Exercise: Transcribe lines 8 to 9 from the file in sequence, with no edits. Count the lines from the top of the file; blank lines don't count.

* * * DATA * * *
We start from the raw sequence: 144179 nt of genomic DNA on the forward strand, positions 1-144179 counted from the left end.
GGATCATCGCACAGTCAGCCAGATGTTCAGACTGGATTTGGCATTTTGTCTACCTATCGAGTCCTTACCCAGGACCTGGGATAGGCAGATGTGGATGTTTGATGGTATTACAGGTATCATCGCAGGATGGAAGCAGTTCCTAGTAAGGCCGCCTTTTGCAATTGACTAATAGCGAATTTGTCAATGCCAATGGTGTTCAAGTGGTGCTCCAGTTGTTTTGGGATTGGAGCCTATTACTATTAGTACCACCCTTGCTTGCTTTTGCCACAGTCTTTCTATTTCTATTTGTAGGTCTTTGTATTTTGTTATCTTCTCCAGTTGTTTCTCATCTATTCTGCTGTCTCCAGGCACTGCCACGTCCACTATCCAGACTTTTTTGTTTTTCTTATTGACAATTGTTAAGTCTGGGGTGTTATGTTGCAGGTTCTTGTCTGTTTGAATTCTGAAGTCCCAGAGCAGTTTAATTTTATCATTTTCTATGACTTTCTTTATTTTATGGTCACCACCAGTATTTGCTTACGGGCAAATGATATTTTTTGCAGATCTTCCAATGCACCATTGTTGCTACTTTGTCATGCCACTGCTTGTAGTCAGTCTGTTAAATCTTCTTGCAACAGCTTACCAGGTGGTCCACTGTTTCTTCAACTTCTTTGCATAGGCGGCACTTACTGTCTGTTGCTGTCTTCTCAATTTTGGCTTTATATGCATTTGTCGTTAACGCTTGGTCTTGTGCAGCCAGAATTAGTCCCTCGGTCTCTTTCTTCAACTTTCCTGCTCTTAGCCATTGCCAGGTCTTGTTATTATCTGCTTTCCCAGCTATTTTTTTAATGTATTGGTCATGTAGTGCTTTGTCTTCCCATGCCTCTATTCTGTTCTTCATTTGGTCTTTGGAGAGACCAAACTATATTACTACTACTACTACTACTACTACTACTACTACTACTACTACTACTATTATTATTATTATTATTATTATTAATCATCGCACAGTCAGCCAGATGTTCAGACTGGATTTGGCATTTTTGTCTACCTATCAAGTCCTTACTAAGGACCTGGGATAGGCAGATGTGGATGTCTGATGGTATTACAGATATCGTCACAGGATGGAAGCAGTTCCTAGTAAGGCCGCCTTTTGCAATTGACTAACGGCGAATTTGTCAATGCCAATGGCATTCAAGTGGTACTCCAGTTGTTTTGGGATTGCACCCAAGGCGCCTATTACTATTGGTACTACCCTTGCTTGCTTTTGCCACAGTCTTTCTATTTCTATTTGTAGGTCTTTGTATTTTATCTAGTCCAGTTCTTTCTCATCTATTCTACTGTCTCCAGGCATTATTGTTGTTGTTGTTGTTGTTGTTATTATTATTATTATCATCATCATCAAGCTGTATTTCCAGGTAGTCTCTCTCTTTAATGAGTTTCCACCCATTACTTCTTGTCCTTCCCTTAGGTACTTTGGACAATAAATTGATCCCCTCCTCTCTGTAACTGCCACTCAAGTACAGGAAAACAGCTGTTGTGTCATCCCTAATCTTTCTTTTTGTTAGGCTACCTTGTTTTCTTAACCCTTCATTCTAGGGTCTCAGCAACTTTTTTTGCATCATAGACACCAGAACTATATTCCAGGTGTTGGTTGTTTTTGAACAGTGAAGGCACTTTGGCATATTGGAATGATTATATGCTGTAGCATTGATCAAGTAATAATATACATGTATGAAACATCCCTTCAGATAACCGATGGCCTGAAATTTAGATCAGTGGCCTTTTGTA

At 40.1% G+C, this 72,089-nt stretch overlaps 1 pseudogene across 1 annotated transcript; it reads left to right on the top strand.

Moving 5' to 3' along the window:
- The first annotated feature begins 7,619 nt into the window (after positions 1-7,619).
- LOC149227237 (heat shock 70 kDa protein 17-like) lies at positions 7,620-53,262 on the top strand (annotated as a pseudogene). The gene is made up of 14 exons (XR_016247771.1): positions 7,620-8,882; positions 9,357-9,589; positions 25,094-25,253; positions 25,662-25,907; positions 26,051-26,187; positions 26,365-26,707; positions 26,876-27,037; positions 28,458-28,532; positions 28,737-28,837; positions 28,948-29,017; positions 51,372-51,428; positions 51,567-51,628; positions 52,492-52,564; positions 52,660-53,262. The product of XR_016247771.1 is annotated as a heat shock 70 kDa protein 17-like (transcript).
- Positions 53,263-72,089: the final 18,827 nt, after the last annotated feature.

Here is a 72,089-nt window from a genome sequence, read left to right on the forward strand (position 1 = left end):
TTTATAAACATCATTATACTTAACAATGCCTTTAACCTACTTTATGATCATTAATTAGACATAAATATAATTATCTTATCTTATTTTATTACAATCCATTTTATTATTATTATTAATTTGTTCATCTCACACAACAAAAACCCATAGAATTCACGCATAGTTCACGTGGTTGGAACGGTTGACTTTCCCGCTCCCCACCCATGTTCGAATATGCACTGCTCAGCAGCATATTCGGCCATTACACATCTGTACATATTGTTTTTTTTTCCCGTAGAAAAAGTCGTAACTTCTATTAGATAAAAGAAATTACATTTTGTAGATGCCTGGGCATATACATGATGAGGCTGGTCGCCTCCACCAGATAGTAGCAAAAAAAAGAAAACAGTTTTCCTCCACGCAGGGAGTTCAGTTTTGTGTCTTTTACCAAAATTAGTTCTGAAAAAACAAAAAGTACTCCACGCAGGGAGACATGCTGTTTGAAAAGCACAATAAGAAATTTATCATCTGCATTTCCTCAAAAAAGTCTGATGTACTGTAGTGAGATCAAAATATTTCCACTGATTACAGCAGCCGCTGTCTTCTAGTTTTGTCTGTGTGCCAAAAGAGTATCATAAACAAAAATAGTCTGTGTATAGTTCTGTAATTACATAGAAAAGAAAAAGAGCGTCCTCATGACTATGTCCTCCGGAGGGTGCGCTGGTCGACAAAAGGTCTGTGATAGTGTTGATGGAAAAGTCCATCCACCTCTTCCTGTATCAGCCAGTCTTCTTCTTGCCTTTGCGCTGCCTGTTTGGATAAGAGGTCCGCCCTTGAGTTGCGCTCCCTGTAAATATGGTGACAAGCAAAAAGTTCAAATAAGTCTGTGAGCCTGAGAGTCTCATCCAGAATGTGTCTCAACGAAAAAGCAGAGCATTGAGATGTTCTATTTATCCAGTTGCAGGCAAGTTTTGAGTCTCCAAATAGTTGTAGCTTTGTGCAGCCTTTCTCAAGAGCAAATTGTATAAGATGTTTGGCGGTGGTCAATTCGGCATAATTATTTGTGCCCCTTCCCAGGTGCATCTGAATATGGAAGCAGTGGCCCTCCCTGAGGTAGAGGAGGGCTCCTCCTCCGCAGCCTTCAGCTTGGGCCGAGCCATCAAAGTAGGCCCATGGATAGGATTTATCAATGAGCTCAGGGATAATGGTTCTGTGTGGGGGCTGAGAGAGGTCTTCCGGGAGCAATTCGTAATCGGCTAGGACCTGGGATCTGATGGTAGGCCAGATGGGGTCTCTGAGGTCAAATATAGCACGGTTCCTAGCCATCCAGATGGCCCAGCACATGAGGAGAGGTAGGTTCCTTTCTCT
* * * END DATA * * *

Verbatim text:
Here is a 72,089-nt window from a genome sequence, read left to right on the forward strand (position 1 = left end):
TTTATAAACATCATTATACTTAACAATGCCTTTAACCTACTTTATGATCATTAATTAGACATAAATATAATTATCTTATCTTATTTTATTACAATCCATTTTATTATTATTATTAATTTGTTCATCTCACACAACAAAAACCCATAGAATTCACGCATAGTTCACGTGGTTGGAACGGTTGACTTTCCCGCTCCCCACCCATGTTCGAATATGCACTGCTCAGCAGCATATTCGGCCATTACACATCTGTACATATTGTTTTTTTTTCCCGTAGAAAAAGTCGTAACTTCTATTAGATAAAAGAAATTACATTTTGTAGATGCCTGGGCATATACATGATGAGGCTGGTCGCCTCCACCAGATAGTAGCAAAAAAAAGAAAACAGTTTTCCTCCACGCAGGGAGTTCAGTTTTGTGTCTTTTACCAAAATTAGTTCTGAAAAAACAAAAAGTACTCCACGCAGGGAGACATGCTGTTTGAAAAGCACAATAAGAAATTTATCATCTGCATTTCCTCAAAAAAGTCTGATGTACTGTAGTGAGATCAAAATATTTCCACTGATTACAGCAGCCGCTGTCTTCTAGTTTTGTCTGTGTGCCAAAAGAGTATCATAAACAAAAATAGTCTGTGTATAGTTCTGTAATTACATAGAAAAGAAAAAGAGCGTCCTCATGACTATGTCCTCCGGAGGGTGCGCTGGTCGACAAAAGGTCTGTGATAGTGTTGATGGAAAAGTCCATCCACCTCTTCCTGTATCAGCCAGTCTTCTTCTTGCCTTTGCGCTGCCTGTTTGGATAAGAGGTCCGCCCTTGAGTTGCGCTCCCTGTAAATATGGTGACAAGCAAAAAGTTCAAATAAGTCTGTGAGCCTGAGAGTCTCATCCAGAATGTGTCTCAACGAAAAAGCAGAGCATTGAGATGTTCTATTTATCCAGTTGCAGGCAAGTTTTGAGTCTCCAAATAGTTGTAGCTTTGTGCAGCCTTTCTCAAGAGCAAATTGTATAAGATGTTTGGCGGTGGTCAATTCGGCATAATTATTTGTGCCCCTTCCCAGGTGCATCTGAATATGGAAGCAGTGGCCCTCCCTGAGGTAGAGGAGGGCTCCTCCTCCGCAGCCTTCAGCTTGGGCCGAGCCATCAAAGTAGGCCCATGGATAGGATTTATCAATGAGCTCAGGGATAATGGTTCTGTGTGGGGGCTGAGAGAGGTCTTCCGGGAGCAATTCGTAATCGGCTAGGACCTGGGATCTGATGGTAGGCCAGATGGGGTCTCTGAGGTCAAATATAGCACGGTTCCTAGCCATCCAGATGGCCCAGCACATGAGGAGAGGTAGGTTCCTTTCTCT